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covering Great Planes Cap 232

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covering Great Planes Cap 232

Old 03-08-2003, 03:56 AM
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Kberry
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Default covering Great Planes Cap 232

I have just completed bulding a Cap 232 and am in the process of covering it. Would like to cover it just like the picture on the box (red, white, blue). Have done a little covering but am no expert. Would appreciate any advise anyone can give regarding how to Monokoe over Monokote without leaving bubbles! How to lay out patterns for wings, fuse and tail sections? Sure would like to hear from some of you experts!!! Thanks
Old 03-08-2003, 05:30 PM
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Stick Jammer
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Default covering Great Planes Cap 232

Try to keep the areas where you'll end up with Mono over Mono to a minimum. For the large areas, stop with the first color 1/4" past where the second color will start so there's a small overlap,(also saves on weight). Try to plan ahead so all of your TOP lateral laps face rearward. Small areas are easy to do with Monocote trim sheets which are sticky like a decal. Once you have the piece cut, wet your fingers and pull off the paper, then wet the backside with Windex and apply to the model. I use a 2" x 2" x 1/8" piece of balsa to squeegee out the bubbles after it is in position. Small areas can also be done with regular Monocote with your iron set to LOW and working slowly from the center out, but it's difficult to avoid getting some bubbles. Monocote trim solvent is supposed to work well for regular Mono but I have never used it. I usually make my patterns out of paper that is somewhat transparent and lay them right on the model. Making patterns takes a little time but I think it's the best way to get the pieces to fit perfectly without worrying about cutting them after they're applied. Compound curves that need to be stretched and pulled will have to be trimed off afterward, so these areas can't be pre-cut to an exact fit. These are methods that work for me, hope they help you out!
Old 03-08-2003, 11:02 PM
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FlyingPilgrim
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Default covering Great Planes Cap 232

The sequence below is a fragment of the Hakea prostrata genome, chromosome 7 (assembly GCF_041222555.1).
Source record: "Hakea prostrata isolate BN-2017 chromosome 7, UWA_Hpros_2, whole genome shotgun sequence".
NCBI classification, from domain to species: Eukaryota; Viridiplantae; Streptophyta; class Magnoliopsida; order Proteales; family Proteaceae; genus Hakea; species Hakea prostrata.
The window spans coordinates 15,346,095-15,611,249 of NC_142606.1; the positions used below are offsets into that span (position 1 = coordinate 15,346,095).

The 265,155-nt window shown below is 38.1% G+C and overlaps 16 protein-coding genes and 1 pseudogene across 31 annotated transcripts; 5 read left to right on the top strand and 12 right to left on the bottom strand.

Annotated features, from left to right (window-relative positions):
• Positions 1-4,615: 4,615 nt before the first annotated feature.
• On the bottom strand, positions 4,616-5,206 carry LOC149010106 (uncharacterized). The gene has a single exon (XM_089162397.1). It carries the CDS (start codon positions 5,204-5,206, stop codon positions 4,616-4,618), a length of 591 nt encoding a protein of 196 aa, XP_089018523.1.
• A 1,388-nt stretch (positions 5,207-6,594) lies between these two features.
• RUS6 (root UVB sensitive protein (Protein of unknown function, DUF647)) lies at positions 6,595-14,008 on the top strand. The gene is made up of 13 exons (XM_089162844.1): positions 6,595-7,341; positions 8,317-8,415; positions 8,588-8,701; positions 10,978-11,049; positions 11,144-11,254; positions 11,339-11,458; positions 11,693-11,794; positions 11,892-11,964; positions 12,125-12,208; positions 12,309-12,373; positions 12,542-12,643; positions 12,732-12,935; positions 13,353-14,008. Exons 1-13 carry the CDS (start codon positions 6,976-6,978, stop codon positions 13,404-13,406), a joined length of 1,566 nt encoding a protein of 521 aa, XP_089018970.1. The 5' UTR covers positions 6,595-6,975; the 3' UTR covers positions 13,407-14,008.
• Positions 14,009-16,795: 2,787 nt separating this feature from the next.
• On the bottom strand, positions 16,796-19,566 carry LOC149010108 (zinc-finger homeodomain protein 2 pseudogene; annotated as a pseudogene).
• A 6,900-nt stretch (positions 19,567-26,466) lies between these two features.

If you opt to use MonoKote Trim Solvent, use a VERRRRY SMALL amount. If you use too much, the trim sticks instantly, and will not come up for repositioning. When you lay the top piece over the area with the solvent on it, you need to anchor one end, then use your fingers to squeegee it down in order to prevent bubbles. Practice on some scrap before you do it on your nicely covered plane. It takes some practice. This solvent is also good for cleaning up any "bleeding" of colors on edges.

I've tried to poke holes in my base color (with a Woodpecker or a pin) then iron the top trim color down over it. It worked OK, but you could see the little holes through the top color (white in that case).

Next plane I do, I'm going to try soapy water to lay down the top color, let dry, then use a trim iron around the outer edges to affix it. Sounds like it will work well.

Pilgrim
Old 03-09-2003, 04:10 PM
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Kberry
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Default covering Great Planes Cap 232

Thanx for the great advise! This will help me a lot! Keith
Old 03-09-2003, 06:25 PM
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Default covering Great Planes Cap 232

There's one of Harry Higley's books out called "Tom's Techniques" which might be helpful to you as well. It explains a few tips on using a piece of glass to join different colors as a "skin" before you apply it to the structure, and some other tips on getting a show quality finsh with Monokote.
Old 03-09-2003, 10:46 PM
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Kberry
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Default covering Great Planes Cap 232

I'll look for the book. Thanx for the info

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